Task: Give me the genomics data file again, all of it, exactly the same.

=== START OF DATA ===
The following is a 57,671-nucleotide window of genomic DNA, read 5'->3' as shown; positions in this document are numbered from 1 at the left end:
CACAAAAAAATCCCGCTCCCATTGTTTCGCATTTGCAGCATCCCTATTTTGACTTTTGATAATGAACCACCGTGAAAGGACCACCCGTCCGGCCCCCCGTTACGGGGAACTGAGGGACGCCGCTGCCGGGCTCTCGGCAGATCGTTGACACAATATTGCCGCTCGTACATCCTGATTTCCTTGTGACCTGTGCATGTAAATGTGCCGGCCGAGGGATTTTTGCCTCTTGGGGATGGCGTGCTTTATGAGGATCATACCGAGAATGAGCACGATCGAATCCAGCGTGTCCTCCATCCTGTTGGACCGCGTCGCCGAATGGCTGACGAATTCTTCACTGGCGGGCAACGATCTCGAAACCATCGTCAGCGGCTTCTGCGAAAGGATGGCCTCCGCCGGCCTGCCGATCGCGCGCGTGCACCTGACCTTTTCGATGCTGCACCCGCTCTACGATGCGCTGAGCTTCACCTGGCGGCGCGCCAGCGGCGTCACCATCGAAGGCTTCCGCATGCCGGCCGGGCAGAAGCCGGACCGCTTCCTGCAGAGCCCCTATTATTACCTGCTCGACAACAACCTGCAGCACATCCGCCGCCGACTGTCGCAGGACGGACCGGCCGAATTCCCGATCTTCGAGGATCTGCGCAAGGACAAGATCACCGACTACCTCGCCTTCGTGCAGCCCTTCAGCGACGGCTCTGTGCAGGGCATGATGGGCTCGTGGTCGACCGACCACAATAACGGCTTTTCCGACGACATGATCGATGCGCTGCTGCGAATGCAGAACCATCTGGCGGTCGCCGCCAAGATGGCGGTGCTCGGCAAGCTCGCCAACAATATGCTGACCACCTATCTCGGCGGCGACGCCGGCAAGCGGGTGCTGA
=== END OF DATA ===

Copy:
The following is a 57,671-nucleotide window of genomic DNA, read 5'->3' as shown; positions in this document are numbered from 1 at the left end:
CACAAAAAAATCCCGCTCCCATTGTTTCGCATTTGCAGCATCCCTATTTTGACTTTTGATAATGAACCACCGTGAAAGGACCACCCGTCCGGCCCCCCGTTACGGGGAACTGAGGGACGCCGCTGCCGGGCTCTCGGCAGATCGTTGACACAATATTGCCGCTCGTACATCCTGATTTCCTTGTGACCTGTGCATGTAAATGTGCCGGCCGAGGGATTTTTGCCTCTTGGGGATGGCGTGCTTTATGAGGATCATACCGAGAATGAGCACGATCGAATCCAGCGTGTCCTCCATCCTGTTGGACCGCGTCGCCGAATGGCTGACGAATTCTTCACTGGCGGGCAACGATCTCGAAACCATCGTCAGCGGCTTCTGCGAAAGGATGGCCTCCGCCGGCCTGCCGATCGCGCGCGTGCACCTGACCTTTTCGATGCTGCACCCGCTCTACGATGCGCTGAGCTTCACCTGGCGGCGCGCCAGCGGCGTCACCATCGAAGGCTTCCGCATGCCGGCCGGGCAGAAGCCGGACCGCTTCCTGCAGAGCCCCTATTATTACCTGCTCGACAACAACCTGCAGCACATCCGCCGCCGACTGTCGCAGGACGGACCGGCCGAATTCCCGATCTTCGAGGATCTGCGCAAGGACAAGATCACCGACTACCTCGCCTTCGTGCAGCCCTTCAGCGACGGCTCTGTGCAGGGCATGATGGGCTCGTGGTCGACCGACCACAATAACGGCTTTTCCGACGACATGATCGATGCGCTGCTGCGAATGCAGAACCATCTGGCGGTCGCCGCCAAGATGGCGGTGCTCGGCAAGCTCGCCAACAATATGCTGACCACCTATCTCGGCGGCGACGCCGGCAAGCGGGTGCTGA